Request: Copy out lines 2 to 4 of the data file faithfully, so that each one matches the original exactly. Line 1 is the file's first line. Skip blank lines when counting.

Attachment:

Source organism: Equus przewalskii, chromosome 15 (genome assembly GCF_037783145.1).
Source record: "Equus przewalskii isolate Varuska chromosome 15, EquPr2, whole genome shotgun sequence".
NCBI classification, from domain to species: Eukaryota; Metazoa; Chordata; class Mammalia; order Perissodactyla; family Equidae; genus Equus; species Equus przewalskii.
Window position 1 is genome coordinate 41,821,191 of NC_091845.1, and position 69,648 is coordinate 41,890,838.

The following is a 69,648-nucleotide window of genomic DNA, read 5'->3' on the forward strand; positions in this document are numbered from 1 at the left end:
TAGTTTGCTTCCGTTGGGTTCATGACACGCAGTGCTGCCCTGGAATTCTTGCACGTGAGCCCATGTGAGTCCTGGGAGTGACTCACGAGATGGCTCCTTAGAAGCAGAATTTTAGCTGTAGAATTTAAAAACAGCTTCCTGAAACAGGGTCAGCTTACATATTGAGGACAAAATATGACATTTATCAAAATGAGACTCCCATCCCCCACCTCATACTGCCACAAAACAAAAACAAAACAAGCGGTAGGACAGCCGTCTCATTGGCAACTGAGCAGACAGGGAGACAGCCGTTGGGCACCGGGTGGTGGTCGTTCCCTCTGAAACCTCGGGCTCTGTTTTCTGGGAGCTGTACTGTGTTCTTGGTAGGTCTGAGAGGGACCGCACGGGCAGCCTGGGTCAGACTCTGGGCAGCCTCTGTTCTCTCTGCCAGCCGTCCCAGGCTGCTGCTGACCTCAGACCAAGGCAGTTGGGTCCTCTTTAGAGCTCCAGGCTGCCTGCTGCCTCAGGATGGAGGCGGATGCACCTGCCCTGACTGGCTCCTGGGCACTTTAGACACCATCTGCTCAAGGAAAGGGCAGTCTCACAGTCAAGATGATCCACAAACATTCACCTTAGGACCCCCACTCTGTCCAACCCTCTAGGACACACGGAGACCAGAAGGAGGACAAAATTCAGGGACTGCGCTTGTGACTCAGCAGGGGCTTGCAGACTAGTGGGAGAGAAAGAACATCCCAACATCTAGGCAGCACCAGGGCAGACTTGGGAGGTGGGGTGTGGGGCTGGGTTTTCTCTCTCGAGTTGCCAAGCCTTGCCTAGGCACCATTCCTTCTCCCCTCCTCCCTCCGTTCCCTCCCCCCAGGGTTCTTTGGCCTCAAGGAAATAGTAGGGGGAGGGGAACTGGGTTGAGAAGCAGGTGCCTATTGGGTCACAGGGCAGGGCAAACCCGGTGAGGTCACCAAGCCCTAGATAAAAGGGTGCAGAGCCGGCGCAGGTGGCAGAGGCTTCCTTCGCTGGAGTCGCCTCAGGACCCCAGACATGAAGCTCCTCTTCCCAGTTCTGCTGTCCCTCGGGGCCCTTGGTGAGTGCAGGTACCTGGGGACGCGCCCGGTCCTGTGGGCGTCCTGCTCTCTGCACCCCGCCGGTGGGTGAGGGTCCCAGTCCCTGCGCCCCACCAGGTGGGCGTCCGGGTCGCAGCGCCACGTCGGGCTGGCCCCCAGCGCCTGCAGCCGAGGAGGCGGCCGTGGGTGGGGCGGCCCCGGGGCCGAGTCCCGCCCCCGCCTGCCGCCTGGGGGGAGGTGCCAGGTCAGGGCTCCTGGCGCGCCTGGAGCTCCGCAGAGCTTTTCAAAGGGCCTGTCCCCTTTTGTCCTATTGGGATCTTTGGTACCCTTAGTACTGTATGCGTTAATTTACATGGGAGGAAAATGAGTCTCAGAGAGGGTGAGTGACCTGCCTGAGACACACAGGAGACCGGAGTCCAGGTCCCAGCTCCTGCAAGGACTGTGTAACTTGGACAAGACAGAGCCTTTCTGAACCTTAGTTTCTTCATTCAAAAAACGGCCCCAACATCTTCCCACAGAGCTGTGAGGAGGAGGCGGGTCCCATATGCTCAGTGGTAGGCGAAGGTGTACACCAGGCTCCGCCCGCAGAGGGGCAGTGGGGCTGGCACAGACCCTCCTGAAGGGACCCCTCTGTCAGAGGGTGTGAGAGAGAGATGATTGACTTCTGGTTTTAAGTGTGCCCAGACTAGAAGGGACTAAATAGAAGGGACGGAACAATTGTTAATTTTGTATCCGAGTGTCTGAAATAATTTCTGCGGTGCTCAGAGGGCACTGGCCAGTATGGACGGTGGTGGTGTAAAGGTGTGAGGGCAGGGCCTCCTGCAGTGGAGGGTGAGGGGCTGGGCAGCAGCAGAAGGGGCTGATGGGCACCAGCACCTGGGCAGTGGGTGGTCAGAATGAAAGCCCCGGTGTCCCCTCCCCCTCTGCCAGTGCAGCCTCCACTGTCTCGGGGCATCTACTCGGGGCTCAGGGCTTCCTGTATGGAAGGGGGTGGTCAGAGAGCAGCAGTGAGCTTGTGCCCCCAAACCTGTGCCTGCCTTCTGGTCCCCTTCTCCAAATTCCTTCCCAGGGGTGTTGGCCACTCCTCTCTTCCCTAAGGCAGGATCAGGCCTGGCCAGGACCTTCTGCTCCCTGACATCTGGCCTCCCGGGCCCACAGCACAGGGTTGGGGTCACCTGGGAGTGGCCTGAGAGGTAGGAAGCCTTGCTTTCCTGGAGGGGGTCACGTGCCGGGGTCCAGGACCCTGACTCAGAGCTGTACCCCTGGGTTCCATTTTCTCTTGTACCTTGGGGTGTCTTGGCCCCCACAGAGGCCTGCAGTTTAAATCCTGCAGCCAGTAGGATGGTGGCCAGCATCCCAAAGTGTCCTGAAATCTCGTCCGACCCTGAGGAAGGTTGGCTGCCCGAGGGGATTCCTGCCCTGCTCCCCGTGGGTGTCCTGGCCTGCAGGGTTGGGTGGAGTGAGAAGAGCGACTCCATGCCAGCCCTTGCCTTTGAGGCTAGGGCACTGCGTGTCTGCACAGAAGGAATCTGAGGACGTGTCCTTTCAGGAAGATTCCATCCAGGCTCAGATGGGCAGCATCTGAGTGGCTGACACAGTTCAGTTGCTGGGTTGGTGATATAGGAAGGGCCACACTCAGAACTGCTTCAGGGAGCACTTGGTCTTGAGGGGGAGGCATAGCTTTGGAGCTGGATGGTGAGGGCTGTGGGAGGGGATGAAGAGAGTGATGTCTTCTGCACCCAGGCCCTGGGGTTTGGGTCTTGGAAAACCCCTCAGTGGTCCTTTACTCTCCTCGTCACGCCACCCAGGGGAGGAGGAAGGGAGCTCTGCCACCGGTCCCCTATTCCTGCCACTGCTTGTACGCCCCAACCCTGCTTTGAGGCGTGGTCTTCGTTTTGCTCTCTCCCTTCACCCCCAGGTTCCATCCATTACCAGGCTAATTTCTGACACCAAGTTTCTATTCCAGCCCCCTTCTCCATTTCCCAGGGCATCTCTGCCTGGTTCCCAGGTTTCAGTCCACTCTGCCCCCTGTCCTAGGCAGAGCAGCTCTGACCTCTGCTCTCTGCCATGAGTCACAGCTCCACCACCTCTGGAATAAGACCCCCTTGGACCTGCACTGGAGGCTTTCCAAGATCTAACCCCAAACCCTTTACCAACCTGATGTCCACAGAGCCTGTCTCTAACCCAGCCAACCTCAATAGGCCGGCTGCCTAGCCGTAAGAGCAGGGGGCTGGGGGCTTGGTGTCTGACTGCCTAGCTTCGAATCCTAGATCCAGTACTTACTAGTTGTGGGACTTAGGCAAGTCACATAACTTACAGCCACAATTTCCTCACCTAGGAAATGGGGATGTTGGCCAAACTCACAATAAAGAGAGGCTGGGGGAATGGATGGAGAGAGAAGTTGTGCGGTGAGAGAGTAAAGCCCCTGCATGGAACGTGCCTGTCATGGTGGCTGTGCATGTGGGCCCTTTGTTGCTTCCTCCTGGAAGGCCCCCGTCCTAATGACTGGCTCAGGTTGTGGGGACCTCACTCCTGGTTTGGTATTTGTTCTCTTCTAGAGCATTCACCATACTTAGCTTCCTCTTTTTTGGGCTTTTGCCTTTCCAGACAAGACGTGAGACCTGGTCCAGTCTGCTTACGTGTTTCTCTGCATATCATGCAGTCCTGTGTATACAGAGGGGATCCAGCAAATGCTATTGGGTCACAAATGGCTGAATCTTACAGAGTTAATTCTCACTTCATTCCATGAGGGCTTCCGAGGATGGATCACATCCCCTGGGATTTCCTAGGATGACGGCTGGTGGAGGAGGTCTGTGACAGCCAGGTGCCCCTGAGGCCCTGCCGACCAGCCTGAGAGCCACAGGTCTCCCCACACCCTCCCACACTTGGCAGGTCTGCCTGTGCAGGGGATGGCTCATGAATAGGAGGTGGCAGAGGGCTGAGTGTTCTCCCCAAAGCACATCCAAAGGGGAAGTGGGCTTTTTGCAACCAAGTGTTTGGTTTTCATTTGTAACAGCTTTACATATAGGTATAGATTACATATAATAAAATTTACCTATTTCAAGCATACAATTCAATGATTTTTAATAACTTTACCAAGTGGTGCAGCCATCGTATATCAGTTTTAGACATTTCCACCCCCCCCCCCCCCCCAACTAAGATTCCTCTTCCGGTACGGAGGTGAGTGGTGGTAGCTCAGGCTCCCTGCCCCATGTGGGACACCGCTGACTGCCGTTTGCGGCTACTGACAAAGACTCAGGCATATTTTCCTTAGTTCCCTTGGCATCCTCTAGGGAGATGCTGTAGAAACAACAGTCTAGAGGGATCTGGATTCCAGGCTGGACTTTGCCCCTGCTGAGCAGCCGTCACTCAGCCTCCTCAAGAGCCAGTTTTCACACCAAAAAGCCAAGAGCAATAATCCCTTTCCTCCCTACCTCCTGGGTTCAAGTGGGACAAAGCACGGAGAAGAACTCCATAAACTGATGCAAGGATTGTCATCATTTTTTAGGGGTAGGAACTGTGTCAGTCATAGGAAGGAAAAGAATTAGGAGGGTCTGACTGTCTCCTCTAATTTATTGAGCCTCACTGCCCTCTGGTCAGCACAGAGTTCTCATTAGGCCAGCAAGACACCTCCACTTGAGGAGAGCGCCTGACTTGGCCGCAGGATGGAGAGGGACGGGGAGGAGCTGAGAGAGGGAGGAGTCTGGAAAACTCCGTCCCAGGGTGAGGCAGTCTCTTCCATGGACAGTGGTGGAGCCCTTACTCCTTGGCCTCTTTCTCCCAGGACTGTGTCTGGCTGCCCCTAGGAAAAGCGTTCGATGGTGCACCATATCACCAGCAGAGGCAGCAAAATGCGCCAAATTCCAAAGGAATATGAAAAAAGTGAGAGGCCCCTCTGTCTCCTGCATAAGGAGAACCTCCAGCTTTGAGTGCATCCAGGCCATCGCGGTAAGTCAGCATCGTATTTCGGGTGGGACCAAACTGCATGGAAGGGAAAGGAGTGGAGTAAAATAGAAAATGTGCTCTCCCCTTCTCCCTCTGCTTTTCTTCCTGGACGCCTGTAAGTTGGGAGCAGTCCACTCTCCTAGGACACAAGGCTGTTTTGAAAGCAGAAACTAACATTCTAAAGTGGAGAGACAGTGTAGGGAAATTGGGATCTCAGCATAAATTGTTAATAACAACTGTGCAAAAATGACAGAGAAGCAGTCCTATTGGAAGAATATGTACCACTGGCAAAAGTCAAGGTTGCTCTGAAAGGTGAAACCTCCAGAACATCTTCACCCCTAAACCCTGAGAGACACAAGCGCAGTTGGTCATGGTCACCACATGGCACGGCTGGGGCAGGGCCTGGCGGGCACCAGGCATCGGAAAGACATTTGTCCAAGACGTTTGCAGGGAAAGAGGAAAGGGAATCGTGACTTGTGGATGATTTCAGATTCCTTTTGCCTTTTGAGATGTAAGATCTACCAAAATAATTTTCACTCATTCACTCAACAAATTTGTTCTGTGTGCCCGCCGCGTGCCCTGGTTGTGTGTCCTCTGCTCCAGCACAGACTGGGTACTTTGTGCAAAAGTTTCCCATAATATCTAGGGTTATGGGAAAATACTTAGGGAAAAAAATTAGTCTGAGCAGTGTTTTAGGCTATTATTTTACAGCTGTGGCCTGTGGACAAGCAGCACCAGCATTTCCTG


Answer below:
Source record: "Equus przewalskii isolate Varuska chromosome 15, EquPr2, whole genome shotgun sequence".
NCBI classification, from domain to species: Eukaryota; Metazoa; Chordata; class Mammalia; order Perissodactyla; family Equidae; genus Equus; species Equus przewalskii.
Window position 1 is genome coordinate 41,821,191 of NC_091845.1, and position 69,648 is coordinate 41,890,838.